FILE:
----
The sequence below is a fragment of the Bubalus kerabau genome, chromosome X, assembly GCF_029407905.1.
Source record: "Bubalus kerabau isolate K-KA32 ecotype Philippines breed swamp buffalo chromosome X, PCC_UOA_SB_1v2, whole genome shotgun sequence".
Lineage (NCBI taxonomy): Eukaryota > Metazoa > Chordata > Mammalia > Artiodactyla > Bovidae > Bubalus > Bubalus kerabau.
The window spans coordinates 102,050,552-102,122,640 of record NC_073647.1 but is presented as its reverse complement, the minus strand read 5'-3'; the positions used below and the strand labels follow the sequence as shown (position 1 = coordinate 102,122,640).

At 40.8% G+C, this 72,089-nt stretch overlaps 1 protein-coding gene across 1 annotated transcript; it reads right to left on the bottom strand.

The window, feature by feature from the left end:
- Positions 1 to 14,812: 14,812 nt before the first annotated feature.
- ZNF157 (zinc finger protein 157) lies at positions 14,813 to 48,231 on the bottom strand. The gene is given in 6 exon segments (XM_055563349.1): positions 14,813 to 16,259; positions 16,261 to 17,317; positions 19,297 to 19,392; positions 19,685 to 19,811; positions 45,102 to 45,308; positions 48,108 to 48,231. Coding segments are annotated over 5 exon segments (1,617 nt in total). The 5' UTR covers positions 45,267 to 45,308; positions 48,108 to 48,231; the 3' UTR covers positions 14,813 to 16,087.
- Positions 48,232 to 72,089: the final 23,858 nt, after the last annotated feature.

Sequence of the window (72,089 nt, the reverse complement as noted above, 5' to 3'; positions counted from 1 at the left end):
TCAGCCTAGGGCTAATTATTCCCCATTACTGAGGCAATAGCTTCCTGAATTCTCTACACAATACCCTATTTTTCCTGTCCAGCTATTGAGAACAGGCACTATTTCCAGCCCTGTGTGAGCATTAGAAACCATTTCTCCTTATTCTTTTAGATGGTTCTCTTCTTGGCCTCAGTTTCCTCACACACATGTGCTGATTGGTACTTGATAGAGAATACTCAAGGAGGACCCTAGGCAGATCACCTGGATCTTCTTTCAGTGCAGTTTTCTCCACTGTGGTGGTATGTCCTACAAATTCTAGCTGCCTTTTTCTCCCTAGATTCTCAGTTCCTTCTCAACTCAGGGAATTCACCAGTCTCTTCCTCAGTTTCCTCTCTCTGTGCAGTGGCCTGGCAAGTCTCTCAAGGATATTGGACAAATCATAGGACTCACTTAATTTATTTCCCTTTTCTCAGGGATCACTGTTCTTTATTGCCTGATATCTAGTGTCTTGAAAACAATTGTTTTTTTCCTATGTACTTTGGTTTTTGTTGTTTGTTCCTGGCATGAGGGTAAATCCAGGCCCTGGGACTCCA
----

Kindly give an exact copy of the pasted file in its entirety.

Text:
The sequence below is a fragment of the Bubalus kerabau genome, chromosome X, assembly GCF_029407905.1.
Source record: "Bubalus kerabau isolate K-KA32 ecotype Philippines breed swamp buffalo chromosome X, PCC_UOA_SB_1v2, whole genome shotgun sequence".
Lineage (NCBI taxonomy): Eukaryota > Metazoa > Chordata > Mammalia > Artiodactyla > Bovidae > Bubalus > Bubalus kerabau.
The window spans coordinates 102,050,552-102,122,640 of record NC_073647.1 but is presented as its reverse complement, the minus strand read 5'-3'; the positions used below and the strand labels follow the sequence as shown (position 1 = coordinate 102,122,640).

At 40.8% G+C, this 72,089-nt stretch overlaps 1 protein-coding gene across 1 annotated transcript; it reads right to left on the bottom strand.

The window, feature by feature from the left end:
- Positions 1 to 14,812: 14,812 nt before the first annotated feature.
- ZNF157 (zinc finger protein 157) lies at positions 14,813 to 48,231 on the bottom strand. The gene is given in 6 exon segments (XM_055563349.1): positions 14,813 to 16,259; positions 16,261 to 17,317; positions 19,297 to 19,392; positions 19,685 to 19,811; positions 45,102 to 45,308; positions 48,108 to 48,231. Coding segments are annotated over 5 exon segments (1,617 nt in total). The 5' UTR covers positions 45,267 to 45,308; positions 48,108 to 48,231; the 3' UTR covers positions 14,813 to 16,087.
- Positions 48,232 to 72,089: the final 23,858 nt, after the last annotated feature.

Sequence of the window (72,089 nt, the reverse complement as noted above, 5' to 3'; positions counted from 1 at the left end):
TCAGCCTAGGGCTAATTATTCCCCATTACTGAGGCAATAGCTTCCTGAATTCTCTACACAATACCCTATTTTTCCTGTCCAGCTATTGAGAACAGGCACTATTTCCAGCCCTGTGTGAGCATTAGAAACCATTTCTCCTTATTCTTTTAGATGGTTCTCTTCTTGGCCTCAGTTTCCTCACACACATGTGCTGATTGGTACTTGATAGAGAATACTCAAGGAGGACCCTAGGCAGATCACCTGGATCTTCTTTCAGTGCAGTTTTCTCCACTGTGGTGGTATGTCCTACAAATTCTAGCTGCCTTTTTCTCCCTAGATTCTCAGTTCCTTCTCAACTCAGGGAATTCACCAGTCTCTTCCTCAGTTTCCTCTCTCTGTGCAGTGGCCTGGCAAGTCTCTCAAGGATATTGGACAAATCATAGGACTCACTTAATTTATTTCCCTTTTCTCAGGGATCACTGTTCTTTATTGCCTGATATCTAGTGTCTTGAAAACAATTGTTTTTTTCCTATGTACTTTGGTTTTTGTTGTTTGTTCCTGGCATGAGGGTAAATCCAGGCCCTGGGACTCCA